Sound — 8
Leprous are a musical export from, er, merry old Norway, founded in 2001 and bringing forward a very unique take on progressive/avant-garde metal during their career. This is album number five, and if I remember correctly, their previous album "Coal" got a very mixed reception upon release. Consider me a sort-of first time listener in that respect, as I've only previously heard "Bilateral."
Leprous are perhaps most famous for being Ihsahns backing band for his solo albums, and that's mostly what I remember them for as well. However, they are their own band, and honestly, it's hard to remain as unique as they do when we have 50-billion metalcore bands sound exactly the same as each other.
What makes Leprous immediately stand out is that their instrument setup is rather standard (guitar, vox, bass, drums, keys) but each part is twisted to some degree. It gave me the "ooh, ahh" impression upon first listen. The guitar tone, for instance, is very stripped down and sharp sounding, while the guitarist plays really precise, jagged riffs that aren't "aggressive" so to speak but they're just enough to push you out of a comfort zone.
It works with the actual musical content very well, which itself is also just a little bit weird. Staccato riffs that have masses of dynamic space, almost like an indie rock track, but played in non-standard time signatures and with rather complex grooves. Massive synth backdrops that thicken aspects from the musical narrative to the build/release mechanic that Leprous is an avid employer of. Very emotive chord structures that hit right at the heart, the kind that torture the "sad" sounding aspect of the minor keys, to the point where any "positive" sounding chord or melody is like some kind of opiate. My favourite examples of this are "Third Law" and "Slave," the former for its more relatable proggy chord progression and the latter for its almost ballad-like feel and structure.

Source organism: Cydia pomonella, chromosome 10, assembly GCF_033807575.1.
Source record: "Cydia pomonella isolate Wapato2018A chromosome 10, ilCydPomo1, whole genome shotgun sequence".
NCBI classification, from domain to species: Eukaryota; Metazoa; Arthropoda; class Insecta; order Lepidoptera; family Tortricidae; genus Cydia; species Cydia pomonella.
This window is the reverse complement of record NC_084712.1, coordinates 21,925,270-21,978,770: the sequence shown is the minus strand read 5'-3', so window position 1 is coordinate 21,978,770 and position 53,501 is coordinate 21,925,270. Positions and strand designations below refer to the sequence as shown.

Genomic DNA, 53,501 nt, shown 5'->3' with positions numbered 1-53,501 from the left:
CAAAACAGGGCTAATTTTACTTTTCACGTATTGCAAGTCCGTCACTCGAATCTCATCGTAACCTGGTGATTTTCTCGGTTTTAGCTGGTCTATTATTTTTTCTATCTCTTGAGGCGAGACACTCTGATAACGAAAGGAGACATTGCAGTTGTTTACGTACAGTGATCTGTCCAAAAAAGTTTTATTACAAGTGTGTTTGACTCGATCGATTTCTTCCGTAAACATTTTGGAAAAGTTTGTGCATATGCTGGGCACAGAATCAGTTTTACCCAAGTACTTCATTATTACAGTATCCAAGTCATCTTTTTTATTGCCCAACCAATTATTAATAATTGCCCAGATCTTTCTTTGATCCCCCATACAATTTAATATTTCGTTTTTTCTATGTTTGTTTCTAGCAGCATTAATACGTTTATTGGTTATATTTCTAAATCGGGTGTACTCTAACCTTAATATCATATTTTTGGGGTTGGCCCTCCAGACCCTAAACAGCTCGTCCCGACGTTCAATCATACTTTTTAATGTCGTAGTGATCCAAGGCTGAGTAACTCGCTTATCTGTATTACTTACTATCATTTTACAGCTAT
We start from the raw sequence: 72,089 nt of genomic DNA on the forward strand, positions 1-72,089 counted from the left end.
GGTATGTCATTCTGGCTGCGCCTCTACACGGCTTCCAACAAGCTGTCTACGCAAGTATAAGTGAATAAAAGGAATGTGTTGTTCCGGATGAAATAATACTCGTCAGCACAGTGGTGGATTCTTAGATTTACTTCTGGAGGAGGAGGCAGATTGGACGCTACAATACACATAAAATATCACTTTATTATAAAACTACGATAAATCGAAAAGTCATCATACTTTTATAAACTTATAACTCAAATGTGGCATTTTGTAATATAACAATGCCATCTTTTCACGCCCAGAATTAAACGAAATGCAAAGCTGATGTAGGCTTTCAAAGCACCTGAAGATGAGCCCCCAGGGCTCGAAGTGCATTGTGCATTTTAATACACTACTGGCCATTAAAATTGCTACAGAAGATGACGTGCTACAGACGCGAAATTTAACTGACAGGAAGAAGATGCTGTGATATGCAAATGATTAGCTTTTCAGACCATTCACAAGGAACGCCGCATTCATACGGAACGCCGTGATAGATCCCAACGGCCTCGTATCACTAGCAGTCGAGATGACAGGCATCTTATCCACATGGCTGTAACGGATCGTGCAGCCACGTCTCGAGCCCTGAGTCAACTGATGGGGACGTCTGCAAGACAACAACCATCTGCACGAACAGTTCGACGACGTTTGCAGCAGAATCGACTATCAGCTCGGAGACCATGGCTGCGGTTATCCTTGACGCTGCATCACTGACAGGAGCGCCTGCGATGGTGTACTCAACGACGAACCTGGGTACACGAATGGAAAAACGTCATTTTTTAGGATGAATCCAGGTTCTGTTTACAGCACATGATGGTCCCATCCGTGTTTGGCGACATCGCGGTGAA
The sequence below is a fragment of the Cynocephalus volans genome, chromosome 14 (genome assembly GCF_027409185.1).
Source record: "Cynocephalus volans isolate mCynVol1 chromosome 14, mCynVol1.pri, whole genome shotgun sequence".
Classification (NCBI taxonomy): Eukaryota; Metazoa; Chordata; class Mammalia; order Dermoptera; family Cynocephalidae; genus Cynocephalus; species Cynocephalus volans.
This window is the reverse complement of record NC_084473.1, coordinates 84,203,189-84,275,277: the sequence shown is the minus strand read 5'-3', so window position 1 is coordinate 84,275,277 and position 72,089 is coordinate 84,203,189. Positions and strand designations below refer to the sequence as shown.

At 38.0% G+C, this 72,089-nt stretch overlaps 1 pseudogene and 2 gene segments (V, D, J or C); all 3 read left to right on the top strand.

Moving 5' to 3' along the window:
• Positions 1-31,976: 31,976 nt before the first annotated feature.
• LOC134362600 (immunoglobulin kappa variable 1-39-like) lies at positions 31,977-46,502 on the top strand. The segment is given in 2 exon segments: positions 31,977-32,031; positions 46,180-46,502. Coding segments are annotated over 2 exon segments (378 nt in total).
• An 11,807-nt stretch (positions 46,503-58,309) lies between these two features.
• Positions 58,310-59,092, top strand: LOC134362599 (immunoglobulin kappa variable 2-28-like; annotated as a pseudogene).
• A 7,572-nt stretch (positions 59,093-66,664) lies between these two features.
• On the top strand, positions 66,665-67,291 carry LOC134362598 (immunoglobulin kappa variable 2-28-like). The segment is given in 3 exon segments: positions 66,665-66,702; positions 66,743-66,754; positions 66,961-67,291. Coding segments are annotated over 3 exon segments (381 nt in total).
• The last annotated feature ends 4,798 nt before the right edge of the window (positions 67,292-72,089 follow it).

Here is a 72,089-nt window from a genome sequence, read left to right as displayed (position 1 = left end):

The drums are very intricate and detailed: it would take many listens to properly get to grips with the groove patterns. Its thinking music, which is what I really like about it, and the moods feel very intimate thanks to Einar Solberg's impressively dynamic performance.
Some more modern influences aside ("Red" for instance, sounds like a strange mashup of Animals As Leaders filtered through the Leprous sound), this album sounds comfortably unique, even if it's not quite the "Bilateral" some fans might have wanted.
Lyrics — 8
I think the vocals might be a make-or-break point for some. Einar Solberg, and I really cant emphasize it enough, has recorded a truly magical performance here. His tenor vocals soar above everything, in an almost liquid fashion, which contrasts nicely against the staccato syncopation from the rest of the band, cue cheesy metaphor: "It's like water on rocks, brooo." I think they're fantastic but they're probably not... "metal" enough for some, I'd imagine. There's the odd black metal-ish burst of harsh vocals, and they're pretty good as well, but they're almost an afterthought, because the few songs they feature on, they don't really contribute a lot.
Lyrically, I can't speak of any clear narrative theme but the lyrics feel personal, melancholy... they're highly emotive to say the least, and fit the musical mood very well. An example from "The Flood":
"Tie me down
If I reach for sunlight
Lift me up
As I scrape the ground
Cut my cord
While you see me climbing
Let me drop
To where I won't be found"
Overall Impression — 7
I only kind-of-liked "Bilateral" but I'm really into "The Congregation" as a concept. It's not flawless, however. I think overall, there's a very strong first half, and then the last four or five tracks taper off in strength, to the point where I'd still recommend the album but there's the caveat that it might not carry its initial momentum. Also, you'll probably want to go in with a pinch of salt anyhow, prog metal is prog metal.
Songs to look out for: "Third Law," "Rewind," "Red," "The Flood."